Researchers in this area investigate computer and network systems:

  • Design, develop, and prototype systems and networks with scalability, efficiency, reliability, privacy and security in mind.
  • Evaluate their performance and effectiveness through experiments, measurements and analysis.
  • Develop cutting-edge next-generation algorithms, architectures, and protocols for distributed systems and networks, including Internet of Things (IoT), cloud systems, pervasive and mobile systems, wireless and sensor networks.

Ph.D. Students


  • Moiz Arif (advisor: M. Mustafa Rafique)
  • Kevin Tunder Elom Assogba (advisor: M. Mustafa Rafique)
  • Carlos Barrios (advisor: Mohan Kumar)
  • Eduardo Coelho de Lima (advisor: Minseok Kwon)
  • Naureen Hoque (advisor: Hanif Rahbari)
  • Joshua Karns (advisor: Travis Desell)
  • Ali Khalid (advisor: Fawad Ahmad)
  • Xinmiao Lin (advisor: Matthew Wright)
  • Gursimran Singh Lnu (advisor: H.B. Acharya)
  • Zimeng Lyu (advisor: Travis Desell)
  • Nathanael James Mathews (advisor: Matthew Wright)
  • Avinash Kumar Maurya (advisor: M. Mustafa Rafique)
  • Jaiaid Mobin (advisor: M. Mustafa Rafique)
  • Justin Ronaldo Namba (advisor: Michael Mior)
  • Mohammad Saidur Rahman (advisor: Matthew Wright)
  • Shaikh Akib Shahriyar (advisor: Matthew Wright)
  • Saniat Javid Sohrawardi (advisor: Matthew Wright)
  • Shuang Wei (advisor: Michael Mior)
  • Yijing Wu (advisor: Matthew Wright)
  • Hong Yang (advisor: Travis Desell & Alexander Ororbia)
  • Huadong Zhang (advisor: Chao Peng)

Related Courses

Credits 3
An introduction to the hardware and software organization of computer systems. The course emphasizes a multilevel model of computer organization. Topics include the digital logic level; the micro architecture level; the machine instruction set level; the operating system level; and the assembly language level. Programming assignments will be required.
Credits 3
This course is an introduction to the organization and programming of systems comprising multiple computers. Topics include the organization of multi-core computers, parallel computer clusters, computing grids, client-server systems, and peer-to-peer systems; computer networks and network protocols; network security; multi-threaded programming; and network programming. Programming projects will be required.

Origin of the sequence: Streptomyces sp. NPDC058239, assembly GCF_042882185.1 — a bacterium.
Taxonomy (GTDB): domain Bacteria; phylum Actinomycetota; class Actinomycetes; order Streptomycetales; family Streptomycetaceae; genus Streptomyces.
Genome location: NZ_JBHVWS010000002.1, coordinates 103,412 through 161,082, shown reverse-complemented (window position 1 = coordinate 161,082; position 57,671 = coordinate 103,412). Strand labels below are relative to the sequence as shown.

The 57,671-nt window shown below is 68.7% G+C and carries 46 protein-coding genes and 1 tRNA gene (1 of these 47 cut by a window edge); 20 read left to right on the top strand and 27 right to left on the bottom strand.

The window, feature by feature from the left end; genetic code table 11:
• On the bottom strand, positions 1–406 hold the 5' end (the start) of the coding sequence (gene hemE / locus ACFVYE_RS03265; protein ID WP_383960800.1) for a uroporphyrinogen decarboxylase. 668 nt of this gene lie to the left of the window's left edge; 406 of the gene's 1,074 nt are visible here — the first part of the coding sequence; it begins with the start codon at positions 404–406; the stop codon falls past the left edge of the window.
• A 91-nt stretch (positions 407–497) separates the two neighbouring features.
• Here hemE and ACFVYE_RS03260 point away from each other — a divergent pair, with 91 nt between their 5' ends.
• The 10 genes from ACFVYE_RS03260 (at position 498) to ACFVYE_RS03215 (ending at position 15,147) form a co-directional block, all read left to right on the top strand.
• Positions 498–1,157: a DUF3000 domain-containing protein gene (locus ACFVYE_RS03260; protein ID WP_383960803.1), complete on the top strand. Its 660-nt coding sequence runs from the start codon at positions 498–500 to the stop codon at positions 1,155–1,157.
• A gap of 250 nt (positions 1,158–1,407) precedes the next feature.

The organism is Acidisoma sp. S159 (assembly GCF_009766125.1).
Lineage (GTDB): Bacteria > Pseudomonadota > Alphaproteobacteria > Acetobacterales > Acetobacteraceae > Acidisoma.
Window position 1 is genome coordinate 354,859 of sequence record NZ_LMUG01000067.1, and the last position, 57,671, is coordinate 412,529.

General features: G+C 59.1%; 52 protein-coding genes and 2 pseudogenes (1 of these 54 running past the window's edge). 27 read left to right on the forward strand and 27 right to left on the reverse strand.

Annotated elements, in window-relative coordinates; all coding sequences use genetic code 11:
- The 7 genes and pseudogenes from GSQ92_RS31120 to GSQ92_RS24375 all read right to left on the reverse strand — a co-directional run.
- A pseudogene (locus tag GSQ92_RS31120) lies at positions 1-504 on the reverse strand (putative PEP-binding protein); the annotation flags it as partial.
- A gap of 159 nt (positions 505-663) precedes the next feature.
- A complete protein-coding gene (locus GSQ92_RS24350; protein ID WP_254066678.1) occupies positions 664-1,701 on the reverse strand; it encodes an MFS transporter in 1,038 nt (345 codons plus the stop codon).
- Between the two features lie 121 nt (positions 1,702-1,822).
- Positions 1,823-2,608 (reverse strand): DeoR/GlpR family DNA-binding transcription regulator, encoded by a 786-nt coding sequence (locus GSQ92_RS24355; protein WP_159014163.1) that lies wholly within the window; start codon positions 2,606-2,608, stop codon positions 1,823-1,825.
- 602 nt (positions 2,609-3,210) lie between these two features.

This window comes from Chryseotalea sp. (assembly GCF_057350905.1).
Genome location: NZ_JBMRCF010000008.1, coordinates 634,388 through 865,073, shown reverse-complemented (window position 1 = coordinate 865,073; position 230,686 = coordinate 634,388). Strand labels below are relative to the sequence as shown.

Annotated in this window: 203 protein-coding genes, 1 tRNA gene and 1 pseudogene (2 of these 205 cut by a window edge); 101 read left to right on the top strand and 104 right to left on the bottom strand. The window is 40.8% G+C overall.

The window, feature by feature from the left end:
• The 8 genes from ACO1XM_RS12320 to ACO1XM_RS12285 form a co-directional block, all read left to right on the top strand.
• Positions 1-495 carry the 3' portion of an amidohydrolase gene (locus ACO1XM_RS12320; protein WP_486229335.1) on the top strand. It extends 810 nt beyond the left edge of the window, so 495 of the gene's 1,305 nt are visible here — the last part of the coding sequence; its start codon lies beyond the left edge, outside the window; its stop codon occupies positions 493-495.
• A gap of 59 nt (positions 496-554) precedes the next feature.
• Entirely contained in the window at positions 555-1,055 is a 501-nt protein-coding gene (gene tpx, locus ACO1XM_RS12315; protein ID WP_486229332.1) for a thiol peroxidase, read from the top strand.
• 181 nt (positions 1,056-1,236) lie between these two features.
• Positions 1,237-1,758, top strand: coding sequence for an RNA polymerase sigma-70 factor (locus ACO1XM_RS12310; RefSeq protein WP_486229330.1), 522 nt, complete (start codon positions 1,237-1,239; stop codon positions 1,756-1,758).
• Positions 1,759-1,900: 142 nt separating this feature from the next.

Credits 3
This course is an in-depth study of data communications and networks. The course covers design of, and algorithms and protocols used in, the physical, data link, network, transport, and application layers in the Internet; methods for modeling and analyzing networks, including graphs, graph algorithms, and discrete event simulation; and an introduction to network science. Programming projects will be required.
Credits 3
An in-depth study of operating system concepts. Topics include process synchronization, interprocess communication, deadlock, multiprogramming and multiprocessing, processor scheduling and resource management, memory management, static and dynamic relocation, virtual memory, file systems, logical and physical I/O, device allocation, I/O processor scheduling, process and resource protection. Programming projects involving the development of or modification to operating system kernel features will be required.
Credits 3
Application of operating system concepts to the design of hardware interfaces for a multiprogramming environment. Laboratory work includes the development of a multiprogramming (optionally, multiprocessing) kernel with system call and interrupt handling facilities, and the building of device drivers for a variety of peripheral devices. This course provides extensive experience with those aspects of systems programming that deal directly with the hardware interface. A significant team programming project is a major component of this course.
Credits 3
Computer Architecture is a study of the design of both modern and classic computer hardware. Topics include: a review of classical computer architectures; the design of operation codes and addressing modes, data formats, and their implementation; internal and external bus structures; architectural features to support virtual storage and page-replacement policies, high-level language features, and operating systems. Students will write programs which simulate the organization of several different processor architectures to help further their understanding of design choices.
Credits 3